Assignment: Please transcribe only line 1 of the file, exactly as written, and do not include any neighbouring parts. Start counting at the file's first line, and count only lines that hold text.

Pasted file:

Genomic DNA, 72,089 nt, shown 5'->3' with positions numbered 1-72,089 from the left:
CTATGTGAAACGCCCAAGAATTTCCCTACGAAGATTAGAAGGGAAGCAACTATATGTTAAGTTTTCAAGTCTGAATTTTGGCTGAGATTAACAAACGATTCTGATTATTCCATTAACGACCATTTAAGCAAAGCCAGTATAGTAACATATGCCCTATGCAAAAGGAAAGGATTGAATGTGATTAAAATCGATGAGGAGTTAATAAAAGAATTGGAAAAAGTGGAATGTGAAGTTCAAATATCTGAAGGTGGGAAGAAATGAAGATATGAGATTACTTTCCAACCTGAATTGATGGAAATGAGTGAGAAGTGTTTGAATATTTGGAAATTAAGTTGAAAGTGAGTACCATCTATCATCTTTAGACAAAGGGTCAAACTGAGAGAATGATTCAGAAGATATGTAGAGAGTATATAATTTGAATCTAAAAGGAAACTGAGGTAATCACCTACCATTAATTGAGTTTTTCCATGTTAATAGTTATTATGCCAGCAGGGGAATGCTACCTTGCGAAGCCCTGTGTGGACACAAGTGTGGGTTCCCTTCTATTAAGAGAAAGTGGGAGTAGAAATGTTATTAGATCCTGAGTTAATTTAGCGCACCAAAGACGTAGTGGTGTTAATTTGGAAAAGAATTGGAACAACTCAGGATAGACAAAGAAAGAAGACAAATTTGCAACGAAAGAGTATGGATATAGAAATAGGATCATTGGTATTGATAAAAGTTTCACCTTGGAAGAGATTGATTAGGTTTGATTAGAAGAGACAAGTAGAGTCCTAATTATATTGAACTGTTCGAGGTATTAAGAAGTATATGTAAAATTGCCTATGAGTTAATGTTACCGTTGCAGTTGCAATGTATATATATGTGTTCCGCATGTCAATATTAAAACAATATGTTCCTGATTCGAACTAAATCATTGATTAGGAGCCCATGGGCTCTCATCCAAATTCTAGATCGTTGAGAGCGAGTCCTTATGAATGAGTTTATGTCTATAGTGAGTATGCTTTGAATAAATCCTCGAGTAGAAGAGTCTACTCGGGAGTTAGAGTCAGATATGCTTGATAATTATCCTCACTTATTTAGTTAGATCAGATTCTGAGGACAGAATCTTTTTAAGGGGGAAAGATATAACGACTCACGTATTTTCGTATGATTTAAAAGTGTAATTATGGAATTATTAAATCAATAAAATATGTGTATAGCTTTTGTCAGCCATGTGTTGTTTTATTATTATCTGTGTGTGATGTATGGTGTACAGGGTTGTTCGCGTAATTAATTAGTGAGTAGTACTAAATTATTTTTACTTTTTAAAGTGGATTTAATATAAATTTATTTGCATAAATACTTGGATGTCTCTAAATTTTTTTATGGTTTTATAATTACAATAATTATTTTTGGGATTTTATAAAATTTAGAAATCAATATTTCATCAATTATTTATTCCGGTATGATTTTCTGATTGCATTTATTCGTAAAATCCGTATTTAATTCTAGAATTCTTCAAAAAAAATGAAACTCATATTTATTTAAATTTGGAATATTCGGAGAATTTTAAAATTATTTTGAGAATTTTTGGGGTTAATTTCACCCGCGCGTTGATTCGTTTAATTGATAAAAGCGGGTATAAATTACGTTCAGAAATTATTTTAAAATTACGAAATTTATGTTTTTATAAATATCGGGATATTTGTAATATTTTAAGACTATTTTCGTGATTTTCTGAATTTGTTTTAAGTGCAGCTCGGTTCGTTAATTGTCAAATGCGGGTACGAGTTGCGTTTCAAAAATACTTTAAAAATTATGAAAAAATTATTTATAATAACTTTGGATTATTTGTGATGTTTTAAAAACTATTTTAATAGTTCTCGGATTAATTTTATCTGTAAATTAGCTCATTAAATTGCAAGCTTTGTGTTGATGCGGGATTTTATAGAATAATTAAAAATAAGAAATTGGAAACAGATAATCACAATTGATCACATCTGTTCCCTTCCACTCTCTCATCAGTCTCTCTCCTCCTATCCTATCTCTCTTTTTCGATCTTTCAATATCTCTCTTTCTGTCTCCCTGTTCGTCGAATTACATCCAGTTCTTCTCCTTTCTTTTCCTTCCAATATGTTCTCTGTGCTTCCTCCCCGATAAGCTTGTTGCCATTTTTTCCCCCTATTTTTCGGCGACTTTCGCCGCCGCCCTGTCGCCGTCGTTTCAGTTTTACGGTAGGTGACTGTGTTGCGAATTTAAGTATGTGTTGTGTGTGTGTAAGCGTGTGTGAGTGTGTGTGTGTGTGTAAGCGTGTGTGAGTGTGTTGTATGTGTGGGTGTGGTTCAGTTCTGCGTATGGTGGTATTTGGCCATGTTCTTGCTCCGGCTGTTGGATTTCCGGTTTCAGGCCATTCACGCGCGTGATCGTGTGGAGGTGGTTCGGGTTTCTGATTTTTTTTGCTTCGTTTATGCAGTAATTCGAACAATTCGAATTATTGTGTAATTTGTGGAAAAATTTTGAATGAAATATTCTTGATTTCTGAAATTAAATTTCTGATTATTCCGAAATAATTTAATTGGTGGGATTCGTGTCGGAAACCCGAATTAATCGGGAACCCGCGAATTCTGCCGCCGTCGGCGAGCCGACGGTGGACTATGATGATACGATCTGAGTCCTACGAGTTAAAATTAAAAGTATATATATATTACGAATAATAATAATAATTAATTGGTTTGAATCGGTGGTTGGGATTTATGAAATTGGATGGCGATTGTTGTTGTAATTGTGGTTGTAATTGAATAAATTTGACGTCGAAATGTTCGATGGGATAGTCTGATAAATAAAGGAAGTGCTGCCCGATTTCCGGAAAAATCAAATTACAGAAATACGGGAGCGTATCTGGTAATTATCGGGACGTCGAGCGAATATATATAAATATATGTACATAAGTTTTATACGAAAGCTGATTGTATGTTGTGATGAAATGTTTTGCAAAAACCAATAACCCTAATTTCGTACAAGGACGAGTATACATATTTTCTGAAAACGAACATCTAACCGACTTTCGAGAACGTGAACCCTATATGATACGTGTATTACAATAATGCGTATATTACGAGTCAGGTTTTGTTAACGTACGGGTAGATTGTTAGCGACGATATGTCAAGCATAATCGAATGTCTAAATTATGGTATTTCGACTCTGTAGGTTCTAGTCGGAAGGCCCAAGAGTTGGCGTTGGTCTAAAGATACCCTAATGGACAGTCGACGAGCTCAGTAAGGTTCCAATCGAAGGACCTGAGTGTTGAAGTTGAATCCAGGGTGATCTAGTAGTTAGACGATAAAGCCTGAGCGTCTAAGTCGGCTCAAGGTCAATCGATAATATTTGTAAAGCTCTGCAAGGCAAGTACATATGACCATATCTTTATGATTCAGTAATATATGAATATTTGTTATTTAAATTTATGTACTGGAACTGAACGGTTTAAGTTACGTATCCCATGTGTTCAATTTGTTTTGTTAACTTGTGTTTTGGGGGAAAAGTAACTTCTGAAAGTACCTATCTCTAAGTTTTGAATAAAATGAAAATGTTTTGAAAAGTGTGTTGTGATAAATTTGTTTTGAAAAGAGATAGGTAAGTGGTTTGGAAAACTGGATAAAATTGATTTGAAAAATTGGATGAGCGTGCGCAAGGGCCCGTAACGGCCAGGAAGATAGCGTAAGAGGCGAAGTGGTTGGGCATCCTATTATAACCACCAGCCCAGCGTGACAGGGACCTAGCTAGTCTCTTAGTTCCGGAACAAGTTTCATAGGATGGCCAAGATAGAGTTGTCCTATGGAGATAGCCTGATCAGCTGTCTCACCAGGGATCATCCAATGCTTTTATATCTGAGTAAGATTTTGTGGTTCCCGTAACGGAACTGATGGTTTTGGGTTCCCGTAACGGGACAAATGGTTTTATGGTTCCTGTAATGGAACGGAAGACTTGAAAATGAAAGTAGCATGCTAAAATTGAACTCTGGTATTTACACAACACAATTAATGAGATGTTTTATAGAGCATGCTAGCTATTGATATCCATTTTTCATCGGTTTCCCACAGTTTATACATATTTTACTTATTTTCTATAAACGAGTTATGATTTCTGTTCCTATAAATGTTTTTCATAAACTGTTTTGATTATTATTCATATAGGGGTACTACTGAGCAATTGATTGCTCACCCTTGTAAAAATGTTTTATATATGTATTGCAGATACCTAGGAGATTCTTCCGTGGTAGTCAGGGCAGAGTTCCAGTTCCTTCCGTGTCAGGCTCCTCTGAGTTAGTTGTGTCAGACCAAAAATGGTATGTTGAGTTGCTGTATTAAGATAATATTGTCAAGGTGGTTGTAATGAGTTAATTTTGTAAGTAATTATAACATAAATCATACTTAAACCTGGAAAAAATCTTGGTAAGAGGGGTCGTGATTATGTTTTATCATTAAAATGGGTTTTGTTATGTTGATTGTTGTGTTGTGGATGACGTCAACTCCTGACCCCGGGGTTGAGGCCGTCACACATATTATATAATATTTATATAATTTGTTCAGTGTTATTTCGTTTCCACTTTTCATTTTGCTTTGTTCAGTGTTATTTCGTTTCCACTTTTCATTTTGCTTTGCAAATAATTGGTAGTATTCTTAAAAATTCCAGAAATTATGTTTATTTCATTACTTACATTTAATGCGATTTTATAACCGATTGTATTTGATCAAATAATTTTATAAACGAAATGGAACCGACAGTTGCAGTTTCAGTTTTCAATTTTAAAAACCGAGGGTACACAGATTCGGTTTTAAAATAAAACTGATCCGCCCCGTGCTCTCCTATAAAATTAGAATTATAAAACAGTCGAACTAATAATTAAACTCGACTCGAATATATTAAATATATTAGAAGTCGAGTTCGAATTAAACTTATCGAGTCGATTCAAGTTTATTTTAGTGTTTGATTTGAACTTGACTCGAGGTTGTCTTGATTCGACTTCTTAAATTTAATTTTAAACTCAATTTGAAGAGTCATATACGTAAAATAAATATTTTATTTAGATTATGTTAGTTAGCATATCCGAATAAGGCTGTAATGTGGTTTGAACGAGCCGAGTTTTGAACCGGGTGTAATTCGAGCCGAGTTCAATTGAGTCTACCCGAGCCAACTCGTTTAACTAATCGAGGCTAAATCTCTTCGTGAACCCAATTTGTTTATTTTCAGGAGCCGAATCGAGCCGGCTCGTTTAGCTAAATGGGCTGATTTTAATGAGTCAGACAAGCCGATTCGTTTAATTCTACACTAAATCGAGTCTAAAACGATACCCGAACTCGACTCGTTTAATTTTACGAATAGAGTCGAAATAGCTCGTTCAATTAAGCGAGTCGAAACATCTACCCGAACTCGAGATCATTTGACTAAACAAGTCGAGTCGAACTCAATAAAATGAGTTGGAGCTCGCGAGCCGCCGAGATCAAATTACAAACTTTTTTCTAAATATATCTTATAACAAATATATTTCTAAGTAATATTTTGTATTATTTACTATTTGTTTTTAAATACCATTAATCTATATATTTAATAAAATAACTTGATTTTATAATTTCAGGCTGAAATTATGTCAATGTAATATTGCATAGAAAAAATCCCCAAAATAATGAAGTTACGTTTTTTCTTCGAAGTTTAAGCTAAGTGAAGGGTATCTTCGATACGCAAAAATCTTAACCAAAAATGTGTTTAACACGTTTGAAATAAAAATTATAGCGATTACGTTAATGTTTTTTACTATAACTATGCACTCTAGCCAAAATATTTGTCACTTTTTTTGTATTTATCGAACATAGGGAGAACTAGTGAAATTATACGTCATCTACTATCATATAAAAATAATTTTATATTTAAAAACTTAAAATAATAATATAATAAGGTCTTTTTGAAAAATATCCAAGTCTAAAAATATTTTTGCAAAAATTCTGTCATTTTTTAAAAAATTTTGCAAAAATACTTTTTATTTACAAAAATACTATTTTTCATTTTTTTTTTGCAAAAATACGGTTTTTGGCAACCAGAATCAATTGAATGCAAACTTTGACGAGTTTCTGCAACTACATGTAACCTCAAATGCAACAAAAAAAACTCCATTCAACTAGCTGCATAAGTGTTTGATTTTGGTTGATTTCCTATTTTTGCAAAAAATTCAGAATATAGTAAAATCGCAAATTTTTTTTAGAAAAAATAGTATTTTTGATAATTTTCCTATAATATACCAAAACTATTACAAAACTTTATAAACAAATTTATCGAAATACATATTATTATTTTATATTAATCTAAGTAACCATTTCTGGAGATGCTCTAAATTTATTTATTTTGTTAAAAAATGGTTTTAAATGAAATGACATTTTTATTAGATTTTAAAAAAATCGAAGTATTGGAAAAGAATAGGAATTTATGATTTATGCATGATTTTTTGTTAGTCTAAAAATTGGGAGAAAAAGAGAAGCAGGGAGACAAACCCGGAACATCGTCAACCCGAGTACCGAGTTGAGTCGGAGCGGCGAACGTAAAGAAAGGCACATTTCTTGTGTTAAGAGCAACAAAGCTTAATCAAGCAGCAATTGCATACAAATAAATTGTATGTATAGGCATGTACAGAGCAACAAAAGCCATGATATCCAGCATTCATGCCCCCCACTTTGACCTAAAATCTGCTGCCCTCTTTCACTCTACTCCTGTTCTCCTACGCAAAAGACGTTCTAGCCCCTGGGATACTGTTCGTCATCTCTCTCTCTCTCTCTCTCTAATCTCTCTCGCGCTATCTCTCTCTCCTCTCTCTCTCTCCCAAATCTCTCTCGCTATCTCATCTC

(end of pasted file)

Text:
Genomic DNA, 72,089 nt, shown 5'->3' with positions numbered 1-72,089 from the left: